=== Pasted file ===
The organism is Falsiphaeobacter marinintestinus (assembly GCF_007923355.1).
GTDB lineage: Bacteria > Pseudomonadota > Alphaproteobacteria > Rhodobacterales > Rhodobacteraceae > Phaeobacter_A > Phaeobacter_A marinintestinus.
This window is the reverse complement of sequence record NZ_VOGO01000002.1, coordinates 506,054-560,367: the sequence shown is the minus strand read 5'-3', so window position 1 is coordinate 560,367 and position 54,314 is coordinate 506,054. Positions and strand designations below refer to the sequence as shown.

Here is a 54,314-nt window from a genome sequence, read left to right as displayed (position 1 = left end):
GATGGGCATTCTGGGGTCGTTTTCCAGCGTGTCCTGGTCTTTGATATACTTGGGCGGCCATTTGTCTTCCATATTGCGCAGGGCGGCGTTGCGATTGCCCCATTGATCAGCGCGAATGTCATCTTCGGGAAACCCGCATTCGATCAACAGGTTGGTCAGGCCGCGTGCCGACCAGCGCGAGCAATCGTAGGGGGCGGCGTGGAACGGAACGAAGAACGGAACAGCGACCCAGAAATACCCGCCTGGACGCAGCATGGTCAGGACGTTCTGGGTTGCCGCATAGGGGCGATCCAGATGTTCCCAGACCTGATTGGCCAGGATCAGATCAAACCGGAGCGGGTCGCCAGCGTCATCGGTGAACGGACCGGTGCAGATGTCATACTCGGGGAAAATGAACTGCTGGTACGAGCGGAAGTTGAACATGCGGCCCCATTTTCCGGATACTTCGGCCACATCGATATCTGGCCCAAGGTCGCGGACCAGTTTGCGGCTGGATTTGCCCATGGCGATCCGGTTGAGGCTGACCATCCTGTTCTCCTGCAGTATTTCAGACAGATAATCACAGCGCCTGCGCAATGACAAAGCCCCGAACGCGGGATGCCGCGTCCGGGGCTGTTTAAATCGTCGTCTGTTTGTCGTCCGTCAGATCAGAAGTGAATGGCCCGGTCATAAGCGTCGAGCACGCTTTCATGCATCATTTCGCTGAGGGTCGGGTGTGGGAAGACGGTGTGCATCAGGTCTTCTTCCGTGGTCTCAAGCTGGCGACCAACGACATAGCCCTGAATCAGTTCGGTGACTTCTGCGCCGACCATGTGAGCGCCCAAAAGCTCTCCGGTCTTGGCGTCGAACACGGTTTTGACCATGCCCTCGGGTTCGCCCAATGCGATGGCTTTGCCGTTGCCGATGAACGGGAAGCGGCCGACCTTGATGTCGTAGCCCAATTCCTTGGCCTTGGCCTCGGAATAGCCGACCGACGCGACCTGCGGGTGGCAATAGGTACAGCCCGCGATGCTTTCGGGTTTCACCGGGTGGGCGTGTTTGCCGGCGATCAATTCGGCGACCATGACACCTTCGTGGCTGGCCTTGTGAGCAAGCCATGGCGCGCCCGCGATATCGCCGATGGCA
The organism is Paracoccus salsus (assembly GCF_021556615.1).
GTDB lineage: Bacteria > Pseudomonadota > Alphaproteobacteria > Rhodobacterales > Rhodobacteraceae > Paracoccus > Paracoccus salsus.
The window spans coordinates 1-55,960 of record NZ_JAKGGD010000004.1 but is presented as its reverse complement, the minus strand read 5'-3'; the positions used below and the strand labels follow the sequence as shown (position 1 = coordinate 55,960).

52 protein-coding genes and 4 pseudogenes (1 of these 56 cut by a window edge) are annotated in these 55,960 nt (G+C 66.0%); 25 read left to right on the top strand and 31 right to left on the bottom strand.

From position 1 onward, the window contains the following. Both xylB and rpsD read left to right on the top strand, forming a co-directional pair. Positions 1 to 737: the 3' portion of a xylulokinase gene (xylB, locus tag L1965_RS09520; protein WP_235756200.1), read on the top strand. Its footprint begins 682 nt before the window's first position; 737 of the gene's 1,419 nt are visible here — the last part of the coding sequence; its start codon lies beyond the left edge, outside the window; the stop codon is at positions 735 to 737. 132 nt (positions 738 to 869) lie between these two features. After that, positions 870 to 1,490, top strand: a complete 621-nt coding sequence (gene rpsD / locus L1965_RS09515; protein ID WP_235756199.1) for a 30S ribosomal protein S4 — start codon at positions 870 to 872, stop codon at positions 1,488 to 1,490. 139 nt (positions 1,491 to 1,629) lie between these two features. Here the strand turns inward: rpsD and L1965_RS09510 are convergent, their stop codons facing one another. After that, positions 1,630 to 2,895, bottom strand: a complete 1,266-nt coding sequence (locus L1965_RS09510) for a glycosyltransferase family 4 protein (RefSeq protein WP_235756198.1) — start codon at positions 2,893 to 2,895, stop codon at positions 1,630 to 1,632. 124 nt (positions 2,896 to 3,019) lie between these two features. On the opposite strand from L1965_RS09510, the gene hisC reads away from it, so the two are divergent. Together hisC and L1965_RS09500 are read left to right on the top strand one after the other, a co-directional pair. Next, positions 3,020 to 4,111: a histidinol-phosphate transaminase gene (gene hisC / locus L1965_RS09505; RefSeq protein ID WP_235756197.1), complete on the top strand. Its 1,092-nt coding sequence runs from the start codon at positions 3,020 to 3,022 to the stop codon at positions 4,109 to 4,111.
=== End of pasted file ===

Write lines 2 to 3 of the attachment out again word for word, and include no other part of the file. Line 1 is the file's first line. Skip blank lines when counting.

GTDB lineage: Bacteria > Pseudomonadota > Alphaproteobacteria > Rhodobacterales > Rhodobacteraceae > Phaeobacter_A > Phaeobacter_A marinintestinus.
This window is the reverse complement of sequence record NZ_VOGO01000002.1, coordinates 506,054-560,367: the sequence shown is the minus strand read 5'-3', so window position 1 is coordinate 560,367 and position 54,314 is coordinate 506,054. Positions and strand designations below refer to the sequence as shown.